Airline Industry Fights European Union Carbon Cap

Over the last century, innovation in global air transport has opened the door for endless possibilities worldwide. Because of these innovations we get to explore new parts of the world, visit our favorite destinations, or meet with international colleagues and friends.

As someone who travels quite often, my own trips abroad have introduced me to people and exposed me to new issues and ideas. On some of these travels, I have witnessed how climate change has created new vulnerabilities in the agriculture sector because climate change is challenging farmers with increasingly unpredictable water supply and temperature extremes. I have met with farmers who are unable to grow food to feed their families because of the weather changes. I have met children who must stop going to school in order to spend time searching for water or helping to cultivate their families’ small farms. The impacts of climate change are devastating.

Few of us think about how much the very flights we take are actually contributing to the impacts of climate change. Yet, as the industry grows, their emissions may triple or quadruple in the next forty years.

In order to reduce the impact of airline travel on the environment, the European Union has created a law to cap carbon emissions from flights arriving to and departing from the EU. By selling a portion of pollution permits to airlines, the law also generates finance that can be used to help poor countries adapt to the impacts of climate change. This law – even as modest as it is – helps the airline industry to face the inevitable: when it comes to climate change, no one gets a free ride.

The EU law makes smart business sense. The Associated Press reported over Memorial Day weekend that fuel accounts for more than one-third of airline operating budgets this summer. Greener fleets and newer technologies like GPS systems to reduce flight paths exist and will reduce fuel costs, save money, and lower emissions – and airlines need to get serious about these steps now. The law requires that airlines reduce their emissions 3 percent below 2004-2006 levels by 2013 and 5 percent by 2020. Sooner or later the industry is going to have to face the challenge of lowering carbon emissions or consumers will face the consequences of climate impacts. Moreover, poor people in the United States and other countries will face the brunt of these impacts and yet have the least capacity to respond.

Sadly, instead of seizing an opportunity to develop further innovation in the airline industry, the Air Transportation Association of America (ATA), American Airlines, and United Airlines filed a lawsuit to exempt themselves from the law. The airlines are touting their environmental commitments while fighting measures to address climate change. Lawsuits, marketing and lobbyists will not make flight emissions go away.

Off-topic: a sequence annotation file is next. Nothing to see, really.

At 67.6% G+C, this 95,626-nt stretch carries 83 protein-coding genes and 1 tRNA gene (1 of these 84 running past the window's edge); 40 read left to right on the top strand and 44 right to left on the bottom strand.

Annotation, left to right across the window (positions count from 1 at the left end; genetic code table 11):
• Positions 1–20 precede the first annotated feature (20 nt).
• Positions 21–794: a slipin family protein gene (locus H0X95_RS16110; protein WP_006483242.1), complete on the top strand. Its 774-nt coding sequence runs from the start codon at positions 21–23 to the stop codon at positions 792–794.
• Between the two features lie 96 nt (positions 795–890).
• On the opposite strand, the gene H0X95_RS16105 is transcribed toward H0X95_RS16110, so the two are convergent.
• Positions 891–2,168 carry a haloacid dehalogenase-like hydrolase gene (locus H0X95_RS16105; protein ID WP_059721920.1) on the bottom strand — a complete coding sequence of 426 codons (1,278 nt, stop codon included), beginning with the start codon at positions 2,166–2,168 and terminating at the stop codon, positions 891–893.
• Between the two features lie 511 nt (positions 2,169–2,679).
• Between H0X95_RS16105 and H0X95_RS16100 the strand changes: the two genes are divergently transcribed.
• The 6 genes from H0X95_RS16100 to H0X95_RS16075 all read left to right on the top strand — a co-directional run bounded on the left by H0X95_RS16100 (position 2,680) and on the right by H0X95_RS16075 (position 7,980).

The airlines aren’t the only entity fighting an opportunity; the Obama administration is too. Just recently the administration raised its strong objections to the EU law. This is unfortunate, as the EU law would actually help the United States meet its international climate commitments. Back in 2009, the U.S. government made a commitment to reduce its greenhouse gas emissions by 17 percent below 2005 levels by 2020. It also made a commitment to work with other countries to mobilize $100 billion per year for climate action in developing countries. The EU law would help the United States meet its international commitments to reduce emissions and generate finance. Of course, regulating the airline industry is only part of the solution, but it is a start.

Airlines and the U.S. government have a responsibility to reduce emissions which cause climate change and to support poor countries and communities who are experiencing the impacts of climate change. If the airlines can figure out how to fly us across the world, surely they can figure out how to do it in a more environmentally and socially conscious manner.

Ilana Solomon

Ilana Solomon

Ilana Solomon is a Senior Policy Analyst at ActionAid USA.

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  • Airlinersgallery

    Ilana, thank you for the important subject.  However you are using a photo of a very old Boeing 727-100 (not Stage 3) and an airline (SAHSA) that is long gone.  Unfortunately is not a current photo or an aircraft that is used much for passenger service any more because of its age.  I would suggest showing a Boeing 777 or an Airbus A330 as more typical photo of today’s fleet.

    Thank you.Bruce DrumAirliners Gallery

    • Anonymous

      Thanks for your feedback, Bruce! We changed the picture to a Boeing 777 from United based on your suggestion.